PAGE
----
My morning routine consists of checking my yahoo mail, posting on my facebook page, taking the daily quiz from blogthings and reviewing the fashionable lifestyle on this site. For this month, I’ve seen the campaign ads for the fall 2010 season of various fashion monuments. The following are my personal observations:
The red theme and sepia tinge makes the overall look quite attractive yet ethereal at the same time. The disheveled look complements the color theme but the clothes seem to stick out like a sore thumb. A classic example of clothes wearing the person and not vice-versa. Is the concept “Fashion in Mars”? That’s the overall projection I’m sensing. I was never a fan of clunky heels and this campaign convinces me to maintain my stance.
I’ve seen plenty of CK ads and they’re known for the black and white look. It’s the signature, the trademark. But am thinking, trademark is the new dull. The ala Kate Moss look does nothing to spruce up the campaign. Blah.
I like this ad – it’s a jazzed up look that moment when Holly Golightly, in her downtime clothes, sings “Moon River.” The placement of “Chanel” on the railing does not jump out but is cleverly eased into the picture. I like the style of the shadow as it adds character to the whole portrait. The question is, what does the ad say about the label? That it’s into the downtown scene? That side stairs are the new platform? That bricks are back? What’s the statement here?
Milla Jovovich looks stunningly fierce here. I like the audition concept here (complete with casting couch). Or is it rehearsal time? The concept is such a tease – as campaign ads should be. The clothes seem tailor-made for her and they fall on her as effortlessly as butter melts onto ciabatta bread. I like the way textures are played up here, from the clothes to the set up.
Sleek surfaces, sleek hair and sleek colors. Properly styled and the furnishing used speak of a story (party espionage, partly a glamorized Jen Aniston’s “The Good Girl”). But overall, I find the campaign rather run-in-the-mill. Like, “Get the blond with shoulder-length hair. Get Fendi’s latest. Get the mirror for the background.”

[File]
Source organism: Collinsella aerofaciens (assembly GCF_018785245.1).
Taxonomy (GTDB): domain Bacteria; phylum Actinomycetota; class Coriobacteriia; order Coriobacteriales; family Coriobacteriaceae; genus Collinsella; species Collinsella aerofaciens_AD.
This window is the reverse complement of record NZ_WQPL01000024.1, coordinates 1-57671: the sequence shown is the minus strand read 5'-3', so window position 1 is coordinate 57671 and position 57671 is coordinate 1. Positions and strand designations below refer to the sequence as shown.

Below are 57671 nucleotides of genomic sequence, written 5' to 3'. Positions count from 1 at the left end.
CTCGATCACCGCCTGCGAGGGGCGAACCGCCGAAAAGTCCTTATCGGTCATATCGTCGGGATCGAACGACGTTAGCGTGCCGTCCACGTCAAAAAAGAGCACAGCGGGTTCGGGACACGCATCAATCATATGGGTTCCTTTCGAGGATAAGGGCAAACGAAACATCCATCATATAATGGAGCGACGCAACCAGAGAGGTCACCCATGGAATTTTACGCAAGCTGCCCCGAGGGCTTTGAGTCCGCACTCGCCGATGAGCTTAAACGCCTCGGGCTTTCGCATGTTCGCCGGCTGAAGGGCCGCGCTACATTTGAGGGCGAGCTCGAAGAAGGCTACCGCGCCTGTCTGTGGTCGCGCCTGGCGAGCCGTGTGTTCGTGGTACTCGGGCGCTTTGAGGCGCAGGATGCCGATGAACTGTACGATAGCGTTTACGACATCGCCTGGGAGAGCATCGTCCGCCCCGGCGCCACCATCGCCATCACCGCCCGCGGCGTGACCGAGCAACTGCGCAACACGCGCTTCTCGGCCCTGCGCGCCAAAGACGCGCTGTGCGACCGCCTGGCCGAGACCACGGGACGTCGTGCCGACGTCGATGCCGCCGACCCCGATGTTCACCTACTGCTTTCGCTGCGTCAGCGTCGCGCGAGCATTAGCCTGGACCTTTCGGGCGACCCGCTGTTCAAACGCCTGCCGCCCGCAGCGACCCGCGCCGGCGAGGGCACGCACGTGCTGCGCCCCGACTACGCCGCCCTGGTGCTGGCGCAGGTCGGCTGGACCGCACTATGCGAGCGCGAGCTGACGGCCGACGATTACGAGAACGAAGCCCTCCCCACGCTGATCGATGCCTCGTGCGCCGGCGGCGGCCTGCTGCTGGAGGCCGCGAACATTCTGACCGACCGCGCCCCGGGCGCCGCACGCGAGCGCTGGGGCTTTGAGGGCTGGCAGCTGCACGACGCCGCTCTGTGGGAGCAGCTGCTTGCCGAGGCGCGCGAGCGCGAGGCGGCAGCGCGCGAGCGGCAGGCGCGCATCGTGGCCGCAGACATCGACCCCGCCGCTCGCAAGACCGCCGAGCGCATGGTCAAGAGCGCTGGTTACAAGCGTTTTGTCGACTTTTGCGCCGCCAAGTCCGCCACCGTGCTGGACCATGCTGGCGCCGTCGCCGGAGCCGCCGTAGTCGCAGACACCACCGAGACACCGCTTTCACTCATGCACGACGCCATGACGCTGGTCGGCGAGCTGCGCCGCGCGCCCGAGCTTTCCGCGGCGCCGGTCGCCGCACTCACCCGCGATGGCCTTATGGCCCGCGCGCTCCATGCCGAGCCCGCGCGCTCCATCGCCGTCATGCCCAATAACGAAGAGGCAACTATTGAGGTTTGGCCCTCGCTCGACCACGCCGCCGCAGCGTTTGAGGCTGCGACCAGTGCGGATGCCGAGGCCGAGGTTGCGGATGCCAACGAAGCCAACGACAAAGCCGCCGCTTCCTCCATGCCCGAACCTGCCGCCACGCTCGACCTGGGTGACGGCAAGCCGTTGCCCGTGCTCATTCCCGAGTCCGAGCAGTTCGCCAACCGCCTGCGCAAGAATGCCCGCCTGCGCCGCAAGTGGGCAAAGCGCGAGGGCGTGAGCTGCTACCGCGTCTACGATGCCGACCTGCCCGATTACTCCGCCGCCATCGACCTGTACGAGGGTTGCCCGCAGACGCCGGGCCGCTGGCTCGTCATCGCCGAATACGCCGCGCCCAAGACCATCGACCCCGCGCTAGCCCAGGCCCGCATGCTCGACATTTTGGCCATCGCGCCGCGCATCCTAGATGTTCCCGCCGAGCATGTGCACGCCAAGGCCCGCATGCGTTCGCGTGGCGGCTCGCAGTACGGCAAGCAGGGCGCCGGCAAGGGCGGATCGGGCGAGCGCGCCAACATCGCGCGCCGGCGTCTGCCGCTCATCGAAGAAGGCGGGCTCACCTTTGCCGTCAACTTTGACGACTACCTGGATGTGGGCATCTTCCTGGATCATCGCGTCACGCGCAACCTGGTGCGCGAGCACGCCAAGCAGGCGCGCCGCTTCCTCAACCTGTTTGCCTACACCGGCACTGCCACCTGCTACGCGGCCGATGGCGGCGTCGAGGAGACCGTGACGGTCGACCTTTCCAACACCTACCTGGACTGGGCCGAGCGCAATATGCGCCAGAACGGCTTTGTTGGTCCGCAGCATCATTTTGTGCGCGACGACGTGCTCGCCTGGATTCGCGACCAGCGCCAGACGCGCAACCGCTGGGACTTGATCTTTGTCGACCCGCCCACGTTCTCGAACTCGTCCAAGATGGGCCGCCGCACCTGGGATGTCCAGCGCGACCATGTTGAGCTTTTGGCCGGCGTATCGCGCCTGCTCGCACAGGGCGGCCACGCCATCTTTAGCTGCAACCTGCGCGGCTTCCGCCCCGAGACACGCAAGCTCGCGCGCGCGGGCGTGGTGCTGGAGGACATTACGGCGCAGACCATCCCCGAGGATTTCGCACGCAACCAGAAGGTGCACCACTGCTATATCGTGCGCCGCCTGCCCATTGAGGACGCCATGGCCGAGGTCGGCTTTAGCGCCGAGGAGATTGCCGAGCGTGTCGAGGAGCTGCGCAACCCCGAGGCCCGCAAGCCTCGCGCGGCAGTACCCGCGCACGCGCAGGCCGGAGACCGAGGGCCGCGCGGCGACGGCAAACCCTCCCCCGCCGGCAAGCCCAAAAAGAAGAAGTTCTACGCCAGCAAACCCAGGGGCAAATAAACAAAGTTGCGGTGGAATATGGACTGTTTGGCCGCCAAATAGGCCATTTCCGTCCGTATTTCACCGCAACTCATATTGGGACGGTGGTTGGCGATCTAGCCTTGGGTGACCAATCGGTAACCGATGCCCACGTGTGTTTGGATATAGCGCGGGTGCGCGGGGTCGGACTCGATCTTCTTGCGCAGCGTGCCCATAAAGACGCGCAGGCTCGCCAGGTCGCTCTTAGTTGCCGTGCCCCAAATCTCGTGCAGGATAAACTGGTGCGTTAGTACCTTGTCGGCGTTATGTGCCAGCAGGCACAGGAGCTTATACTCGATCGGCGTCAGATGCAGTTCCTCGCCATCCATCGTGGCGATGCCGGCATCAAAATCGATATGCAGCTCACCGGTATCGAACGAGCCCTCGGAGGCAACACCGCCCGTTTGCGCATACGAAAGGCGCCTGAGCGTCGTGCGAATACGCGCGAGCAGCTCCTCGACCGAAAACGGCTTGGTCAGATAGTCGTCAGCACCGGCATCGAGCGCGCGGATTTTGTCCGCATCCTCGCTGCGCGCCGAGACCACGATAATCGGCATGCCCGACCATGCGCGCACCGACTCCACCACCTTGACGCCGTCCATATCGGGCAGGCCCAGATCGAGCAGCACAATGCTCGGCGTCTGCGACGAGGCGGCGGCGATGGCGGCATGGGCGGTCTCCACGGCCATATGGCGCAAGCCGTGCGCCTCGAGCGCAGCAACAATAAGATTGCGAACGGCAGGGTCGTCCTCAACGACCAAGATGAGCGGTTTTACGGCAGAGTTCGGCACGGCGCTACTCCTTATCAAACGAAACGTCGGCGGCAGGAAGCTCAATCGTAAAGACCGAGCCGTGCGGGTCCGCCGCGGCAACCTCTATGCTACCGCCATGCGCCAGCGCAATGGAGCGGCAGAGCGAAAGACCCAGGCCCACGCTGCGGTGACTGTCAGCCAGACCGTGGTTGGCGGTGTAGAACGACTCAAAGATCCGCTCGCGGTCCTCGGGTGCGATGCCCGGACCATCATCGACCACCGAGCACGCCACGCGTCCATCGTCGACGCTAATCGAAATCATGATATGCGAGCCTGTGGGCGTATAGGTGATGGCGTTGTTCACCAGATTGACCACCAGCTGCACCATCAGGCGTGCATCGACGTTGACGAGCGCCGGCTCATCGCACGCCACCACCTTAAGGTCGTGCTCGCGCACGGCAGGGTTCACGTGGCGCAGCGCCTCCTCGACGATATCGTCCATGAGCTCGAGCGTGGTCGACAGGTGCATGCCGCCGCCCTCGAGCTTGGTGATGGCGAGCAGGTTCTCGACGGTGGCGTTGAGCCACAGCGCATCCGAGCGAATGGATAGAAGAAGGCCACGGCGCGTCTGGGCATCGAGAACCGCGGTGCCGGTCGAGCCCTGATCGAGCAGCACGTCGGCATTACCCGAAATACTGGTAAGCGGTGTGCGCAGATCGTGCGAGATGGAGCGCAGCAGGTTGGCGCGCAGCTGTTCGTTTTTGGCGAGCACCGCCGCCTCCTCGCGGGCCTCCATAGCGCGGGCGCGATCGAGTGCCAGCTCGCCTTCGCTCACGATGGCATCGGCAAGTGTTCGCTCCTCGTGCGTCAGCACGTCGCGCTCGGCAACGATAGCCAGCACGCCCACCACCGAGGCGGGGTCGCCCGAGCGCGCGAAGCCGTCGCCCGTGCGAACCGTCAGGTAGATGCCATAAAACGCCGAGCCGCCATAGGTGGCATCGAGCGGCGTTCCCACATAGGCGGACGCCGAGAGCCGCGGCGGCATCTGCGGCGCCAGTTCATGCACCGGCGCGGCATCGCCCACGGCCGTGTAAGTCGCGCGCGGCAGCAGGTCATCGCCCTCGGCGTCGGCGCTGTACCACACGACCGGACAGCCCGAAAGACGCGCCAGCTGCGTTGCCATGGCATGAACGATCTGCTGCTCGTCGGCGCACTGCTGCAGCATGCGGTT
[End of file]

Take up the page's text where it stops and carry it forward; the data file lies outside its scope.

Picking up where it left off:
This I found rather stunning. It takes one masculinized model and a backdrop straight out from Guy Ritchie’s “Sherlock Holmes” to lend this fashion house some testosterone. Actually, I felt it reflects the straight lines and no-nonsense designs of Hermes. This is my favorite ad campaign.
Prada’s little sister knows its target market rather well: the young and the cliquish. I like the colors, the textures and the metallic tinge used in this campaign. The yellows, blues and green eye shadows make for this colorful display. It is playfully neat and teasingly preppy.
Obviously edgier and more street smart than little Miu Miu. Prada mixed various textures and prints to achieve this rocker/ house party look.Rather, naughty, partner-swapping house party look may I just say. This campaign exudes illicit affairs almost wanting to be discovered.
Am still a sucker for Miu Miu’s matelasse bags.
This black-and-white ad has more edge than Calvin Klein’s campaign. I like the stark contrast of a weed-thin nude model and the embellishment of a British drawing room. It exudes sex but in a very restrained, stiff-upper lip sort of way. It’s very Kate Moss of the early ’90’s, the epitome of heroin chic. My last comment is, does the ad feature a before-and-after sort of theme? Like, while wearing Valentino’s sedate designs you will party hard then end up naked and wasted at a glamorous locale?
It’s prolly because I started with Calvin Klein’s black-and-white blah campaign but Versace’s ads focus more on the models and the clothes. They speak attitude and appeal while complementing the background. The ads also seem to condone same-sex relationships, which adds to the racy, edgy feel of the campaign.
So to rank accordingly – I’d give Hermes props for their campaign, followed by Escada with Miu Miu and Prada tied at third. Then I’d give it to Versace, Valentino, Balenciaga, Chanel, Fendi and… quite poorly, Calvin Klein.